“This could lead to the wrong charge of possession of synthetic THC and the ultimate wrongful conviction of an individual. For the laboratory to contribute to this possible miscarriage of justice would be a huge black eye for the Division and the Department,” said Lansing crime lab Controlled Substances Unit Supervisor Bradley Choate in an email to colleagues.
Choate pointed out in an e-mail that the lab’s guiding principles state "that 'Conclusions are based on the evidence and the reference material relevant to the evidence, not on extraneous information, political pressure, or other outside influences.’"
Many others in the correspondence appeared to back the policy change.
“…other cannablnoids [sic] *can* be manufactured synthetically, just as THC can be,” wrote Inspector John Bowen with MSP’s Quality Assurance & Technical Development division.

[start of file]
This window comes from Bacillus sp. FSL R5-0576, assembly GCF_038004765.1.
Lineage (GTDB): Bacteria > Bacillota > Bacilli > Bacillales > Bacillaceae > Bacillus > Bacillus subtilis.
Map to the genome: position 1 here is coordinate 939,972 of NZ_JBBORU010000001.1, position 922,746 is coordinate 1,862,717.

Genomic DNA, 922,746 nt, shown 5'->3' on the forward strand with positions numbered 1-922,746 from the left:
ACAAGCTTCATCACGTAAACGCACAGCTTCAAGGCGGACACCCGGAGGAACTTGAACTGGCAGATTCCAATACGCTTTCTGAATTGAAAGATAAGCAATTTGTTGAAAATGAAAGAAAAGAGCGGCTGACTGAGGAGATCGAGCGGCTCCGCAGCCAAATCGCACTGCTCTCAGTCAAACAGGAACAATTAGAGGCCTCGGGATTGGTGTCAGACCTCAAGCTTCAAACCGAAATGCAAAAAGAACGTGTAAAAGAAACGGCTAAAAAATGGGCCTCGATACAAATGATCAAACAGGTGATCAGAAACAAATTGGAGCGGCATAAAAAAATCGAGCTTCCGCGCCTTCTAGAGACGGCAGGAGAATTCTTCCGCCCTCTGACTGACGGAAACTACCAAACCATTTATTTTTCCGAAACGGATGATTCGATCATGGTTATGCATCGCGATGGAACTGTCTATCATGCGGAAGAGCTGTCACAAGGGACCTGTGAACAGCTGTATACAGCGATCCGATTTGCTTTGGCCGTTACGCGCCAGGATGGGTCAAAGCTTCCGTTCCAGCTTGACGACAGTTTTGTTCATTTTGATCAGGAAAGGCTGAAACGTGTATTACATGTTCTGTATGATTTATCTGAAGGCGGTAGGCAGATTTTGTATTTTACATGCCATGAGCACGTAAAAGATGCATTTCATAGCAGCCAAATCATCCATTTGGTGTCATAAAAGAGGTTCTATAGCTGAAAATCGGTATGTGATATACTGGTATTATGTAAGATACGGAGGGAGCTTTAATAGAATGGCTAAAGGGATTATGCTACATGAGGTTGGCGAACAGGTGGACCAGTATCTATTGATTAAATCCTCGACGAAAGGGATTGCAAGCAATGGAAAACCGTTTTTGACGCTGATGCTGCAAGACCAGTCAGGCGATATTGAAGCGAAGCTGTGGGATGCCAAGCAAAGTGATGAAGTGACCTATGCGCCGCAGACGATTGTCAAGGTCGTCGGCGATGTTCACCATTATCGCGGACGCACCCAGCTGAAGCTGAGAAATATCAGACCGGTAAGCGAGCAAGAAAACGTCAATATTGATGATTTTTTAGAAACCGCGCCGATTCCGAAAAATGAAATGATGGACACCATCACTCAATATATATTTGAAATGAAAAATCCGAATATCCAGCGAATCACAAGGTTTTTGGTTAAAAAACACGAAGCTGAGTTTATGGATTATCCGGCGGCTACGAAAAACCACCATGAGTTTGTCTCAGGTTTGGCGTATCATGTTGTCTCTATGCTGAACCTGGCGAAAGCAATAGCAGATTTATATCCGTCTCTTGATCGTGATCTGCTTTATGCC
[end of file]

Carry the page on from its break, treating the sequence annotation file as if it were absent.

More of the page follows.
“Is it likely that someone went to the trouble to manufacture THC and two other cannabinoids, mix them up, and bake them into a pan of brownies? Of course not. That doesn't mean we should change the results to show we found Marijuana. We didn't, because Marijuana is a plant, and we didn't find plant parts.”
When asked for comment for this piece, a State Police spokesperson said the department did not want to “dignify (the) allegations with any interviews.” But she said the policy change was needed to create consistency between all of its labs across the state. And she said it’s up to prosecutors to decide which charges to pursue.
The documents uncovered by Komorn show clearly that an employee of the Prosecuting Attorneys Association of Michigan (PAAM) offered advice in favor of the policy switch. But PAAM says it did not direct or pressure the lab to adopt it.
Meanwhile, Max Lorincz and his wife say they just want the whole ordeal to be over.
“I’m just hoping to get this law clarified and get our son back.”